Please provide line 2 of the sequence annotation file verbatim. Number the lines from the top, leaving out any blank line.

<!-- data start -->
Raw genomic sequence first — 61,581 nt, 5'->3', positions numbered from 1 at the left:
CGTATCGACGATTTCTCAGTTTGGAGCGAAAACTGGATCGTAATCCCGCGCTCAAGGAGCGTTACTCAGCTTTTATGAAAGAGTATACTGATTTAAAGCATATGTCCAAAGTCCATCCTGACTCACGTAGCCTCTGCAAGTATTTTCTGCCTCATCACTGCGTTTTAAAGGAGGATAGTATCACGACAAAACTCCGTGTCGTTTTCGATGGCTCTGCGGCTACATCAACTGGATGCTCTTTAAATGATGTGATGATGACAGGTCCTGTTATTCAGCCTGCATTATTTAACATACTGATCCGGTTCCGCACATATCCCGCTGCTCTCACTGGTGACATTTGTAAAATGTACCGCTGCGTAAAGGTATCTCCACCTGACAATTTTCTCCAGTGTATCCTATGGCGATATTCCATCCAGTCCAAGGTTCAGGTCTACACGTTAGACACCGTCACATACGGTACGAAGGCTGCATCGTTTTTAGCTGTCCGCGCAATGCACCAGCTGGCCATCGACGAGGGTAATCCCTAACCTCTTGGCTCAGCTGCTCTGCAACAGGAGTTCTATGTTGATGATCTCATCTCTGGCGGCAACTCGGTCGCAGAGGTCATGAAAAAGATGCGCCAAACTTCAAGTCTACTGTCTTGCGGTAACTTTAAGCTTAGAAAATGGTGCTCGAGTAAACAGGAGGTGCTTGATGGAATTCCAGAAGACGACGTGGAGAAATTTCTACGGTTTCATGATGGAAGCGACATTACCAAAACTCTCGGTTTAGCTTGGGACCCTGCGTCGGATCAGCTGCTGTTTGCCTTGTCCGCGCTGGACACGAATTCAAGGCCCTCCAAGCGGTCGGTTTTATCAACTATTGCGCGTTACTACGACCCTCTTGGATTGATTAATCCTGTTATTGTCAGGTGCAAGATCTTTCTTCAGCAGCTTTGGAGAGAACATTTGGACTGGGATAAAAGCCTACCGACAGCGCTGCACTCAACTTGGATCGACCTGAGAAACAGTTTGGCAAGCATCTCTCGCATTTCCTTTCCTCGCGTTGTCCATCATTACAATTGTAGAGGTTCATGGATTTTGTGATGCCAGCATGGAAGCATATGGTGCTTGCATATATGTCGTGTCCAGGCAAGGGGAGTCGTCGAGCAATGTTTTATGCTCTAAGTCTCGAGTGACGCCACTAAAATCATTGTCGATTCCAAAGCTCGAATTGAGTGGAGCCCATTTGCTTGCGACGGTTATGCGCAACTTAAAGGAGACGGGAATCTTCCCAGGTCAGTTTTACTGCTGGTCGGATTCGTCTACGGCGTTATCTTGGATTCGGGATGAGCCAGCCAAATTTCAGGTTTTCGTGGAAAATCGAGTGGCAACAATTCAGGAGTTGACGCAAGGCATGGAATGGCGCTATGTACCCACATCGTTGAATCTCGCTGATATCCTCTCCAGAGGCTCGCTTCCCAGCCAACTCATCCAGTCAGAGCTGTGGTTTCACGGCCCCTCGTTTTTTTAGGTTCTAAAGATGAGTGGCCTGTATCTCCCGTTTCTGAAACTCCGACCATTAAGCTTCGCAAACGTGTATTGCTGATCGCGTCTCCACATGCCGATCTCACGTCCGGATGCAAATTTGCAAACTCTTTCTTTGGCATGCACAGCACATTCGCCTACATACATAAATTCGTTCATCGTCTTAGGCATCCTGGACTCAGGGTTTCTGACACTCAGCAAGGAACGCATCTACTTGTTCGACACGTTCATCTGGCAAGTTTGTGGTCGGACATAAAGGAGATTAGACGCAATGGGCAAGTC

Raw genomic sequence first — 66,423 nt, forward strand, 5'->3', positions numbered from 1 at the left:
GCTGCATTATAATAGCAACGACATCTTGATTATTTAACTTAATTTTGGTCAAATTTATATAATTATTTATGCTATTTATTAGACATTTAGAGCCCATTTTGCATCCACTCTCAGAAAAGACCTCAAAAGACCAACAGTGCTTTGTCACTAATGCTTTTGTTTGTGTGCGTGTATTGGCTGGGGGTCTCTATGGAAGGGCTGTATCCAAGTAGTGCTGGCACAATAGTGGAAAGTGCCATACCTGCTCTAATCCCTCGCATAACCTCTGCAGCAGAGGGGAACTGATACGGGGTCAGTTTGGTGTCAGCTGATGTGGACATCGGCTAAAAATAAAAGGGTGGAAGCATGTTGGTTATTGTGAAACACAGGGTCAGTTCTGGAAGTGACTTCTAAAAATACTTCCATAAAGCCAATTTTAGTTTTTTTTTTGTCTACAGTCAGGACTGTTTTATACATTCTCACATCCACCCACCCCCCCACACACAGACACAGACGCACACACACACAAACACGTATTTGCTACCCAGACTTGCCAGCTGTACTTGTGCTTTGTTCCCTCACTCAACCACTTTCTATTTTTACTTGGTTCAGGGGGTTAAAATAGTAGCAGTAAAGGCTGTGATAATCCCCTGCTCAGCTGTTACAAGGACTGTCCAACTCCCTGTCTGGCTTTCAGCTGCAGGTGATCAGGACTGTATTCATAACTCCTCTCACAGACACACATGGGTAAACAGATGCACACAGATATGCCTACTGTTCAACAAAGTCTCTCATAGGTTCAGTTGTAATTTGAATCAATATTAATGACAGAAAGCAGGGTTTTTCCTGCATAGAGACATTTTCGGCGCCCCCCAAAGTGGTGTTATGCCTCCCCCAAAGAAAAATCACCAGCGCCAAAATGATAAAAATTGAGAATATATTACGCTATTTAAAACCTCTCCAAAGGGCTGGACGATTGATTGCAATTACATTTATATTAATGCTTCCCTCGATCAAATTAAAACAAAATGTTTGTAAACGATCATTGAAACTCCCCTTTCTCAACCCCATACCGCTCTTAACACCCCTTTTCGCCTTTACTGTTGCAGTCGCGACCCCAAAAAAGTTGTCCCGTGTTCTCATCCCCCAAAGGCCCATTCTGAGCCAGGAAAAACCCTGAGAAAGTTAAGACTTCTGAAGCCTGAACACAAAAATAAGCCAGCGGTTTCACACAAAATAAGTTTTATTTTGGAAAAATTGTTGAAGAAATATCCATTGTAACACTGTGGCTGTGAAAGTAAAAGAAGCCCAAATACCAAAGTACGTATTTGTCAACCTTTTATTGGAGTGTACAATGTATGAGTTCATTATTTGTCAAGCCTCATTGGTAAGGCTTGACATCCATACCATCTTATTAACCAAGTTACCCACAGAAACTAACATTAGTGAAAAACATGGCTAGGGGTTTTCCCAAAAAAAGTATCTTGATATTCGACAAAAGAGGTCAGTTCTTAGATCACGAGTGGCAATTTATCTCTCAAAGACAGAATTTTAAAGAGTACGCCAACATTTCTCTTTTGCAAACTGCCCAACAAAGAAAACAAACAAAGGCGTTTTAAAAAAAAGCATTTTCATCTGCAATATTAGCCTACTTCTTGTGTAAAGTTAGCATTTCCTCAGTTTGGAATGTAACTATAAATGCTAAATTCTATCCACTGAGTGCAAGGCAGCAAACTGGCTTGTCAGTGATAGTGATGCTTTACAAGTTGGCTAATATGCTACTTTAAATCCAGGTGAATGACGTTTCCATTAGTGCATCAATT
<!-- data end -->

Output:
CGTATCGACGATTTCTCAGTTTGGAGCGAAAACTGGATCGTAATCCCGCGCTCAAGGAGCGTTACTCAGCTTTTATGAAAGAGTATACTGATTTAAAGCATATGTCCAAAGTCCATCCTGACTCACGTAGCCTCTGCAAGTATTTTCTGCCTCATCACTGCGTTTTAAAGGAGGATAGTATCACGACAAAACTCCGTGTCGTTTTCGATGGCTCTGCGGCTACATCAACTGGATGCTCTTTAAATGATGTGATGATGACAGGTCCTGTTATTCAGCCTGCATTATTTAACATACTGATCCGGTTCCGCACATATCCCGCTGCTCTCACTGGTGACATTTGTAAAATGTACCGCTGCGTAAAGGTATCTCCACCTGACAATTTTCTCCAGTGTATCCTATGGCGATATTCCATCCAGTCCAAGGTTCAGGTCTACACGTTAGACACCGTCACATACGGTACGAAGGCTGCATCGTTTTTAGCTGTCCGCGCAATGCACCAGCTGGCCATCGACGAGGGTAATCCCTAACCTCTTGGCTCAGCTGCTCTGCAACAGGAGTTCTATGTTGATGATCTCATCTCTGGCGGCAACTCGGTCGCAGAGGTCATGAAAAAGATGCGCCAAACTTCAAGTCTACTGTCTTGCGGTAACTTTAAGCTTAGAAAATGGTGCTCGAGTAAACAGGAGGTGCTTGATGGAATTCCAGAAGACGACGTGGAGAAATTTCTACGGTTTCATGATGGAAGCGACATTACCAAAACTCTCGGTTTAGCTTGGGACCCTGCGTCGGATCAGCTGCTGTTTGCCTTGTCCGCGCTGGACACGAATTCAAGGCCCTCCAAGCGGTCGGTTTTATCAACTATTGCGCGTTACTACGACCCTCTTGGATTGATTAATCCTGTTATTGTCAGGTGCAAGATCTTTCTTCAGCAGCTTTGGAGAGAACATTTGGACTGGGATAAAAGCCTACCGACAGCGCTGCACTCAACTTGGATCGACCTGAGAAACAGTTTGGCAAGCATCTCTCGCATTTCCTTTCCTCGCGTTGTCCATCATTACAATTGTAGAGGTTCATGGATTTTGTGATGCCAGCATGGAAGCATATGGTGCTTGCATATATGTCGTGTCCAGGCAAGGGGAGTCGTCGAGCAATGTTTTATGCTCTAAGTCTCGAGTGACGCCACTAAAATCATTGTCGATTCCAAAGCTCGAATTGAGTGGAGCCCATTTGCTTGCGACGGTTATGCGCAACTTAAAGGAGACGGGAATCTTCCCAGGTCAGTTTTACTGCTGGTCGGATTCGTCTACGGCGTTATCTTGGATTCGGGATGAGCCAGCCAAATTTCAGGTTTTCGTGGAAAATCGAGTGGCAACAATTCAGGAGTTGACGCAAGGCATGGAATGGCGCTATGTACCCACATCGTTGAATCTCGCTGATATCCTCTCCAGAGGCTCGCTTCCCAGCCAACTCATCCAGTCAGAGCTGTGGTTTCACGGCCCCTCGTTTTTTTAGGTTCTAAAGATGAGTGGCCTGTATCTCCCGTTTCTGAAACTCCGACCATTAAGCTTCGCAAACGTGTATTGCTGATCGCGTCTCCACATGCCGATCTCACGTCCGGATGCAAATTTGCAAACTCTTTCTTTGGCATGCACAGCACATTCGCCTACATACATAAATTCGTTCATCGTCTTAGGCATCCTGGACTCAGGGTTTCTGACACTCAGCAAGGAACGCATCTACTTGTTCGACACGTTCATCTGGCAAGTTTGTGGTCGGACATAAAGGAGATTAGACGCAATGGGCAAGTC